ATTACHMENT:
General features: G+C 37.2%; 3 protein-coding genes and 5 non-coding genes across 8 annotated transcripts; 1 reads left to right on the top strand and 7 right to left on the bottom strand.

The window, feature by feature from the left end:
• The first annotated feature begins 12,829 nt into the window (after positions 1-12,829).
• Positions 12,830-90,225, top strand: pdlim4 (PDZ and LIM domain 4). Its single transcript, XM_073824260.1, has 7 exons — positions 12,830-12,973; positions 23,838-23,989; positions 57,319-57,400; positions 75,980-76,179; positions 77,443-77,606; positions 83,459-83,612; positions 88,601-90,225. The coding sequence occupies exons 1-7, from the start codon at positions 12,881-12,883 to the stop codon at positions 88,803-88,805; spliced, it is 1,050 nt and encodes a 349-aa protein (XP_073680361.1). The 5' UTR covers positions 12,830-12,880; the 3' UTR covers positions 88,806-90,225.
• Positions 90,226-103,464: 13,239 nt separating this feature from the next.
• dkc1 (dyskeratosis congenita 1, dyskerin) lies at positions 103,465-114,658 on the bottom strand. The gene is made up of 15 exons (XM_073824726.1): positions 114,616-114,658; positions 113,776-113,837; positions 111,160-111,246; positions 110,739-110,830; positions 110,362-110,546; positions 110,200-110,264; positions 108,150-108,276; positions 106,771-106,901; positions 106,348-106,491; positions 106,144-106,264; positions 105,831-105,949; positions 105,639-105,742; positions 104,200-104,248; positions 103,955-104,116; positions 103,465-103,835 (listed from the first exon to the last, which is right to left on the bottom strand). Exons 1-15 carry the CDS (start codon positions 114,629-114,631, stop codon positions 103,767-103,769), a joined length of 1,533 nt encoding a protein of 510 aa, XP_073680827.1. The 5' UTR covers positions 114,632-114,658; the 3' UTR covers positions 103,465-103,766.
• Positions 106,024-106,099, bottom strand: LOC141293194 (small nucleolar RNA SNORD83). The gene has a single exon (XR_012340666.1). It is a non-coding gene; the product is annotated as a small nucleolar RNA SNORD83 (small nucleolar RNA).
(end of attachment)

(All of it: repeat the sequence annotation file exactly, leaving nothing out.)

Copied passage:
General features: G+C 37.2%; 3 protein-coding genes and 5 non-coding genes across 8 annotated transcripts; 1 reads left to right on the top strand and 7 right to left on the bottom strand.

The window, feature by feature from the left end:
• The first annotated feature begins 12,829 nt into the window (after positions 1-12,829).
• Positions 12,830-90,225, top strand: pdlim4 (PDZ and LIM domain 4). Its single transcript, XM_073824260.1, has 7 exons — positions 12,830-12,973; positions 23,838-23,989; positions 57,319-57,400; positions 75,980-76,179; positions 77,443-77,606; positions 83,459-83,612; positions 88,601-90,225. The coding sequence occupies exons 1-7, from the start codon at positions 12,881-12,883 to the stop codon at positions 88,803-88,805; spliced, it is 1,050 nt and encodes a 349-aa protein (XP_073680361.1). The 5' UTR covers positions 12,830-12,880; the 3' UTR covers positions 88,806-90,225.
• Positions 90,226-103,464: 13,239 nt separating this feature from the next.
• dkc1 (dyskeratosis congenita 1, dyskerin) lies at positions 103,465-114,658 on the bottom strand. The gene is made up of 15 exons (XM_073824726.1): positions 114,616-114,658; positions 113,776-113,837; positions 111,160-111,246; positions 110,739-110,830; positions 110,362-110,546; positions 110,200-110,264; positions 108,150-108,276; positions 106,771-106,901; positions 106,348-106,491; positions 106,144-106,264; positions 105,831-105,949; positions 105,639-105,742; positions 104,200-104,248; positions 103,955-104,116; positions 103,465-103,835 (listed from the first exon to the last, which is right to left on the bottom strand). Exons 1-15 carry the CDS (start codon positions 114,629-114,631, stop codon positions 103,767-103,769), a joined length of 1,533 nt encoding a protein of 510 aa, XP_073680827.1. The 5' UTR covers positions 114,632-114,658; the 3' UTR covers positions 103,465-103,766.
• Positions 106,024-106,099, bottom strand: LOC141293194 (small nucleolar RNA SNORD83). The gene has a single exon (XR_012340666.1). It is a non-coding gene; the product is annotated as a small nucleolar RNA SNORD83 (small nucleolar RNA).